How to lead, support, and evaluate an effective digital learning shift.
GUEST COLUMN | by Randy Ziegenfuss
“If you can see your path laid out in front of you step by step, you know it’s not your path. Your own path you make with every step you take. That’s why it’s your path.”
I am an educational practitioner – a superintendent in a small school district in Pennsylvania, Salisbury Township School District. We are now in our seventh year of a digital transformation, what we are calling TL2020 (Teaching and Learning 2020). Any transformation – true transformation where we let go of the past and create something entirely new – is hard, hard, hard work! And because it’s so hard, I find that K12 leaders are quick to find some kind of formula, a step-by-step path to transformation. Follow the prescription, and you’re done!
As a result of monitoring our digital transformation for several years, we developed a framework to help guide us through the process.
But as Joseph Campbell reminds us, we have to create our own path – a unique path to digital transformation. There are no pre-packaged paths because every one of us has a unique learning context, complete with strengths and challenges. Unique context is what makes the work so challenging.
Even after seven years of this work, we still have lots of heavy lifting to do before our digital transformation meets our vision. My colleague/assistant superintendent, Lynn Fuini-Hetten, and I have come back to a simple framework for guidance along the journey:
- Lead it
- Support it
- Evaluate it
Using this broad framework, anyone can define effective strategies and actions to fit that unique context, and, over the course of time, effectively navigate a digital transformation journey. Here’s a glimpse into what distinguishes each phase of the framework.
Digital transformations cannot be successful without leadership on multiple levels – district, school board, building, teacher and student.
School board leadership: Be prepared to invest the time and energy into sharing your vision and goals, and educating the school board around the need for change. They are the gatekeepers of human and financial resources.
Learn more from Randy Ziegenfuss and other leading analysts, thought leaders, and educators at the 2018 Future of Education Technology Conference, January 23-26 in Orlando, Florida.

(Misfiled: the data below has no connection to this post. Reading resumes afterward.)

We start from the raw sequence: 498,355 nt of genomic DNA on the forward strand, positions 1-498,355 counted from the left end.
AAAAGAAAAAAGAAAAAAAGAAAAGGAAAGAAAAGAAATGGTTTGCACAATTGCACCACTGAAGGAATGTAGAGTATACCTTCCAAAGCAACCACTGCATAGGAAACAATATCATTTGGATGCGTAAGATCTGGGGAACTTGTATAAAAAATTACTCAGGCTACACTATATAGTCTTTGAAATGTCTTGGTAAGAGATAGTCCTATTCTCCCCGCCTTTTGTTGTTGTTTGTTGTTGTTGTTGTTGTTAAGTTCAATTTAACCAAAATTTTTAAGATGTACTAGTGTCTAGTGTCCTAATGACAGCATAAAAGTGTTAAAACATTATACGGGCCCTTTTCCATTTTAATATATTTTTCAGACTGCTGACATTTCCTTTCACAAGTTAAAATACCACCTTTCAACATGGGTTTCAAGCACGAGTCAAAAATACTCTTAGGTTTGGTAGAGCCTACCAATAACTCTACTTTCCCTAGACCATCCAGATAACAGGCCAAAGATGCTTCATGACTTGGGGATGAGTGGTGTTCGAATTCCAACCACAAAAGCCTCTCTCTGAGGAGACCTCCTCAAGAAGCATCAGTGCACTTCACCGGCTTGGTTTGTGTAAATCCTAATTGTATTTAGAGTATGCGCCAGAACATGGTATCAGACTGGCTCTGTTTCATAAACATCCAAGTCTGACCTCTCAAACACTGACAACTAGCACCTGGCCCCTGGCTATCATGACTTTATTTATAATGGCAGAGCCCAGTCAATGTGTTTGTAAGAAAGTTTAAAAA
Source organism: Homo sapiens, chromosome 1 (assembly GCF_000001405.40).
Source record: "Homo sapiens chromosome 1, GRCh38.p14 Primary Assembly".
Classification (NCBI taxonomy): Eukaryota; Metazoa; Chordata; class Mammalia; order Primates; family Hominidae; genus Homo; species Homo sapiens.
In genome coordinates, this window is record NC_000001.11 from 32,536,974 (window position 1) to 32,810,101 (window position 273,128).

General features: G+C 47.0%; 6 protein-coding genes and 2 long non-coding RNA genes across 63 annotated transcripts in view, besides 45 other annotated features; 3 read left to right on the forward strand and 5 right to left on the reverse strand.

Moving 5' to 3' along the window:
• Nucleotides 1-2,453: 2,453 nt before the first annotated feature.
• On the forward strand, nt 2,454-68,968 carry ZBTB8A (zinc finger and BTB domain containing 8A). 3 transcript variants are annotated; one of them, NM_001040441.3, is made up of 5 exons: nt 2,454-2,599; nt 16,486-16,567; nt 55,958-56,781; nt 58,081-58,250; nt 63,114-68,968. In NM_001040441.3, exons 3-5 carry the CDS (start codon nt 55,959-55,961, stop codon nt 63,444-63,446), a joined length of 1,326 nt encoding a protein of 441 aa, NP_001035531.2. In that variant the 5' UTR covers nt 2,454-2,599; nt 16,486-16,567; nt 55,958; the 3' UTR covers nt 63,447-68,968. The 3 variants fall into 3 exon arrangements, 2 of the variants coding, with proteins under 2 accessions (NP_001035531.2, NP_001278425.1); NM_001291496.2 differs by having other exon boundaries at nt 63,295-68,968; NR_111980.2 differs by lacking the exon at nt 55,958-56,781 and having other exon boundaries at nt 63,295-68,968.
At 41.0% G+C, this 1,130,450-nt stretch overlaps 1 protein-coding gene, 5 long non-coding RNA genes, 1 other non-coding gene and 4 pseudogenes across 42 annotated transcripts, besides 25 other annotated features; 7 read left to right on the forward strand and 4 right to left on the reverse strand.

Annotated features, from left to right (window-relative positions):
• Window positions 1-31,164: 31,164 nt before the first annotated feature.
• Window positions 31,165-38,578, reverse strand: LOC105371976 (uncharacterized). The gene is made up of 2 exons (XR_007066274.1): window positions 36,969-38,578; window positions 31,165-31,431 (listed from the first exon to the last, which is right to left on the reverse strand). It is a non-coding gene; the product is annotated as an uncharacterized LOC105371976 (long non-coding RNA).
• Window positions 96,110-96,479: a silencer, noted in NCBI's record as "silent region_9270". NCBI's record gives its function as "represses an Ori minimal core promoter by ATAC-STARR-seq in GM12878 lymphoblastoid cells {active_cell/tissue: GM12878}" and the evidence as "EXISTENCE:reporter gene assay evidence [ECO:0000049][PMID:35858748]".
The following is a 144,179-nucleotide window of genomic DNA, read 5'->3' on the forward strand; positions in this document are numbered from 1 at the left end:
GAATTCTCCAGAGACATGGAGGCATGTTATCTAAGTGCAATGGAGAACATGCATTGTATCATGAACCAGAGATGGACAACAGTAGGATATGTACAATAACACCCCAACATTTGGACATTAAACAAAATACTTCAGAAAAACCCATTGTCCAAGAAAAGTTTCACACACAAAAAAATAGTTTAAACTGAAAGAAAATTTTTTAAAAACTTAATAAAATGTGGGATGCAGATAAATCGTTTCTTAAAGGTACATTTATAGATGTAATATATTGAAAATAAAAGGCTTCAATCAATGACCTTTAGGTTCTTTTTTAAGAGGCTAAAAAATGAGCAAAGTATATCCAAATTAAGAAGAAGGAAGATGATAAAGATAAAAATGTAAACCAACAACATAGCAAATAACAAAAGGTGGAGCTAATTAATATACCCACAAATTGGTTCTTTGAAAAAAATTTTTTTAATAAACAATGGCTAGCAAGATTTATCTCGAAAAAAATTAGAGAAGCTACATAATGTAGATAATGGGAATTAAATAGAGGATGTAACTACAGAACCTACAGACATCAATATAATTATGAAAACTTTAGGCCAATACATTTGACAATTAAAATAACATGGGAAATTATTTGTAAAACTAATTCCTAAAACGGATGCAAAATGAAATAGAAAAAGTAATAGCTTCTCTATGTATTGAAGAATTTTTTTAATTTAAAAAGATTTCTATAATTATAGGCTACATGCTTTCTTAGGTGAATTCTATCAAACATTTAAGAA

Building Leadership: Principals can make or break the transformation through the manner in which they establish expectations and create opportunities for conversations focused on improving practices in teaching and learning with digital tools.
Teacher leadership: Pioneering innovators and those who are naturally intrinsically motivated to tinker and experiment with new ideas, tools and pedagogies will provide valuable inertia as you implement and refine your vision for teaching and learning.
Student leadership: Even though students are our “customers” and have valuable insights into how they best learn both inside and outside of school, we too often leave their voices out of our digital transformation efforts.
Two key takeaways on the topic of LEADERSHIP and digital transformation:
- Take leadership out of a digital transformation and you miss the foundation on which everything else is built.
- The traditional notion of leadership – people with titles – is no longer valid. For digital transformations to be successful, leadership must be developed and distributed at all levels of the system – district, school board, building, teacher and student.
Simply providing a digital device for students and staff does not a transformation make. To reach the goal of transforming teaching and learning through digital tools, teachers (and students) will need to learn, unlearn, and relearn. They’ll need to be supported to turn vision into reality.